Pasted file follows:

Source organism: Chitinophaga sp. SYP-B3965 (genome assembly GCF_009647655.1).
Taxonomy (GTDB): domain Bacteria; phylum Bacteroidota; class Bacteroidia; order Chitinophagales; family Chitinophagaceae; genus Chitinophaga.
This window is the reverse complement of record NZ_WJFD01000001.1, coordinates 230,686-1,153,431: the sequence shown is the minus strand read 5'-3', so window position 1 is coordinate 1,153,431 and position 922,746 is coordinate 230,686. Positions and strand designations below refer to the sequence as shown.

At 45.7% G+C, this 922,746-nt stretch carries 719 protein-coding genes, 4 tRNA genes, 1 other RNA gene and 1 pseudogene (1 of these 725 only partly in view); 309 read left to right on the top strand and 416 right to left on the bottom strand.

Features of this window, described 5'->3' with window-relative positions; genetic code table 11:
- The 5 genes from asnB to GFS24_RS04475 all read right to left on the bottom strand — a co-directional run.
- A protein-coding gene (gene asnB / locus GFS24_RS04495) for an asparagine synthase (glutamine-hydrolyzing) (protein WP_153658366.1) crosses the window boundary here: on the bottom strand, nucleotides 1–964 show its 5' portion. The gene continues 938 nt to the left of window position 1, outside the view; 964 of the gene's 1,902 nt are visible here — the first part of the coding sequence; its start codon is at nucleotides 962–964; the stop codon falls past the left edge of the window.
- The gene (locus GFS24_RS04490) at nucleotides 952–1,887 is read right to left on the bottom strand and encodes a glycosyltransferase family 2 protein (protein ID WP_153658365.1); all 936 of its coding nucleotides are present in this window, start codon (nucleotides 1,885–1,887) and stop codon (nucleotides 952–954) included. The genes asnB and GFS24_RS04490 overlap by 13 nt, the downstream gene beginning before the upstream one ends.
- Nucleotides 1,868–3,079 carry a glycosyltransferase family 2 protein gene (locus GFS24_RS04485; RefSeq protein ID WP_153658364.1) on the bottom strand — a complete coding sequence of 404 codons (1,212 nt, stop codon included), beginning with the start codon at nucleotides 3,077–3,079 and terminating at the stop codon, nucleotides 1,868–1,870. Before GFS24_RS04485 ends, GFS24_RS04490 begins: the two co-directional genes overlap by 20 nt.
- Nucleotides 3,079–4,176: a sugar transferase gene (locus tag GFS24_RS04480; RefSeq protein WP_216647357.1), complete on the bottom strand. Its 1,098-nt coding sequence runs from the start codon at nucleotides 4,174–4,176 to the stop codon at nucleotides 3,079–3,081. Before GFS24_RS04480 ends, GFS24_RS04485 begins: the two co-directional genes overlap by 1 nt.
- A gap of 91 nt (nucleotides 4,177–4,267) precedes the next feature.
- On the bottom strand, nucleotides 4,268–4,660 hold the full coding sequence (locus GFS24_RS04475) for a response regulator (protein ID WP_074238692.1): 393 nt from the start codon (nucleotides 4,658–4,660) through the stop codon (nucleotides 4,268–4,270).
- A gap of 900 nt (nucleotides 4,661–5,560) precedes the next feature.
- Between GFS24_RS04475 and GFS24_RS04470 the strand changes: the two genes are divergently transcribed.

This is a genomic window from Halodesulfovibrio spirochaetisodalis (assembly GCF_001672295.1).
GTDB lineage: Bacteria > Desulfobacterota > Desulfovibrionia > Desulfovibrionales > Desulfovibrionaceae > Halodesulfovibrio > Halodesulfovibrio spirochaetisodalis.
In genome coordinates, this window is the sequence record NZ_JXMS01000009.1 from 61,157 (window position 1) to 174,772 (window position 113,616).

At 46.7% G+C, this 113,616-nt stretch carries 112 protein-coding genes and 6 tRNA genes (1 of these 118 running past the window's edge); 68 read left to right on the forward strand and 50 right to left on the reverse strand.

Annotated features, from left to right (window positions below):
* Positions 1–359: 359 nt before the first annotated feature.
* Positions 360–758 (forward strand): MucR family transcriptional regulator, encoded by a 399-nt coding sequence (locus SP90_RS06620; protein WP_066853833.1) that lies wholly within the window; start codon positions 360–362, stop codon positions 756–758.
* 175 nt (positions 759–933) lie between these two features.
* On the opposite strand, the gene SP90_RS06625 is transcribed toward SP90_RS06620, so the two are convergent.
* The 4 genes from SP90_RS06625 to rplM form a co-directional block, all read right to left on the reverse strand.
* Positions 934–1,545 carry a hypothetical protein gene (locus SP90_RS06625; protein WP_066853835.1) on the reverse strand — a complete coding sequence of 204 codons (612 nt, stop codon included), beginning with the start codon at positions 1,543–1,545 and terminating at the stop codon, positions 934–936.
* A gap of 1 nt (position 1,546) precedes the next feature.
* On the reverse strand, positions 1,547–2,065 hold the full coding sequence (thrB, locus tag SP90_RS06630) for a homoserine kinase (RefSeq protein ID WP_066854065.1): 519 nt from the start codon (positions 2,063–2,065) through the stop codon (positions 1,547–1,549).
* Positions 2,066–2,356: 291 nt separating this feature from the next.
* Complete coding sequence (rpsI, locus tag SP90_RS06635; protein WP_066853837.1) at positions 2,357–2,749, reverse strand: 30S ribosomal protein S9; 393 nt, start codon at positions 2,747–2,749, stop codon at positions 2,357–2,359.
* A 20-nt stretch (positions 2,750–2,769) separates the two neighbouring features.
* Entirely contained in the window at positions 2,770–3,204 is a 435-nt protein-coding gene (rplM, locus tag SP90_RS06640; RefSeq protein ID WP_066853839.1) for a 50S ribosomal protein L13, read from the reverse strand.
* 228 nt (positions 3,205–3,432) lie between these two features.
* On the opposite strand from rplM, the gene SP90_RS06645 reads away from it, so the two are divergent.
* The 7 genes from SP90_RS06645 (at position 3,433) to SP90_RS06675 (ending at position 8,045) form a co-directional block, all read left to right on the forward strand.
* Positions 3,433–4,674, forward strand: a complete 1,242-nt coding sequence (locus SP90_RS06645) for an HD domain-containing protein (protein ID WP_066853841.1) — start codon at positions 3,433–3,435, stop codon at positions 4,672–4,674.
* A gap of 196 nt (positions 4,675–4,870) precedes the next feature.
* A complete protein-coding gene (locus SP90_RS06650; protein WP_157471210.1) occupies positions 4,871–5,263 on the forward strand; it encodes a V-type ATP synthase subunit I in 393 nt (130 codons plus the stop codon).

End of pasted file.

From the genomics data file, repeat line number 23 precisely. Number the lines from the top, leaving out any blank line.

* On the opposite strand, the gene SP90_RS06625 is transcribed toward SP90_RS06620, so the two are convergent.